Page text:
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Brain Games: Inside the BC Psychology Department

With topics ranging from sleep to imagination, Boston College’s psychological research department is abundant this fall with experiments that are sure to enlighten all those involved. The Heights combed McGuinn Hall, the home base for a vast majority of BC’s psychology department, and spoke with a broad range of researchers about their ongoing work.

Though many of the principal researchers behind the studies did not want to say too much about their experiments in an effort to not give too much away, we walked away with a broader understanding of the postgraduate work taking place at BC. From what we could hear (and understand), the upcoming results of these experiments are something to be really psyched about.

“Visual Imagination Study”

When it comes to imagination, the researchers in the study “Visual Imagination Study” definitely have an idea that “colors outside the lines,” so to speak.

“Our hope is that we can show after five weeks that those drawing from instructional visual imagination intervention will show improved levels of visual imagination,” said Ellen Winner, the principal researcher of the study and a professor in the psychology department.

The idea for the project emerged after The Templeton Foundation, an organization that funds interdisciplinary research on human purpose, put out a request for a proposal to study imagination. The study required a proposal for a new measure of imagination, and thus Winner and her team decided to develop a measure of visual imagination.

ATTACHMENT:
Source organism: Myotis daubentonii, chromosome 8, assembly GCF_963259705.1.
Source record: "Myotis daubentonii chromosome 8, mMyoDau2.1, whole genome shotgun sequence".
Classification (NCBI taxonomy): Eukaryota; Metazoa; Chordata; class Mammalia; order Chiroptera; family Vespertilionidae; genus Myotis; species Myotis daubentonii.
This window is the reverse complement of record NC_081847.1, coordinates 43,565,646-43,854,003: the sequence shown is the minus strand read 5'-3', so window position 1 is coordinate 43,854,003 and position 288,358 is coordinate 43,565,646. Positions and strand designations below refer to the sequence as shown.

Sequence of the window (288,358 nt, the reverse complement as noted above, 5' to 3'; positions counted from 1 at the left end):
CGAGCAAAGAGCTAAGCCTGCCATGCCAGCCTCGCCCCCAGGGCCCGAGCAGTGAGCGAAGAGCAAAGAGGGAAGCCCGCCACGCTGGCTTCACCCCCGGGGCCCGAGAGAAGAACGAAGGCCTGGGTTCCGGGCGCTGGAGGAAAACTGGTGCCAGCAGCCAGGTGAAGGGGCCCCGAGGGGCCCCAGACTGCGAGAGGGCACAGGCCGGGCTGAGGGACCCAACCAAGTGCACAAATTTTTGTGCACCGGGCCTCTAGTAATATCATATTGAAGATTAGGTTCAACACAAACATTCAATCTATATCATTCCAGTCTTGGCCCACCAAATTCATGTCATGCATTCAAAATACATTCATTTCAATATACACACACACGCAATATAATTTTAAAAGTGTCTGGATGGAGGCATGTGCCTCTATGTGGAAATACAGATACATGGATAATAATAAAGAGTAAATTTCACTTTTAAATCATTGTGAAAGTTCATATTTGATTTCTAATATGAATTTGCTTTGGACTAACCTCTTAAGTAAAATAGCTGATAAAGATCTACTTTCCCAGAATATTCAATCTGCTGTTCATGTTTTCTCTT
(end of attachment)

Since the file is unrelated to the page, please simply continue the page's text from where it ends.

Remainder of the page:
They are currently in the process of validating the project to show that people in the arts do better on tasks involving imagination. The intervention that they propose consists of five weeks of drawing lessons in order to show that certain kinds of drawing instruction can improve visual imagination.

Observational drawing, in which participants draw what they see, is being used as the controlled variable within the experiment, which is what you see and is not expected to change the level of visual imagination. The main part of the design of the experiment includes participants drawing from their imaginations with the help of instructional videos that will propose ideas such as “draw the imagined underlying structure of a figure” or “create an imagined space.”

After five weeks, the participants will email their drawings to the researchers, who will then compare the levels of visual imagination from the beginning to the end of the five weeks. The participants in the study are all non-art majors.

Working alongside Winner is Jen Drake, another principal investigator for the study, and Winner’s former doctoral student. These researchers have also collaborated with two art teachers, Seymour Simmons and Seth Brouser from Winthrop University in South Carolina, who have assisted in the creative development of the instructional videos used in the study.

“Time, Number, and Math Games”

Another research study, by the name of “Time, Number and Math Games,” is focused on studying predictors of math achievement—namely, what types of tasks correlate with later math achievement and how people learn about different representations of numbers.

“Our lab is interested in how infants, children, and adults learn about number and math concepts,” said researcher Karina Hamamouche, a Ph.D. candidate in the BC psychology department.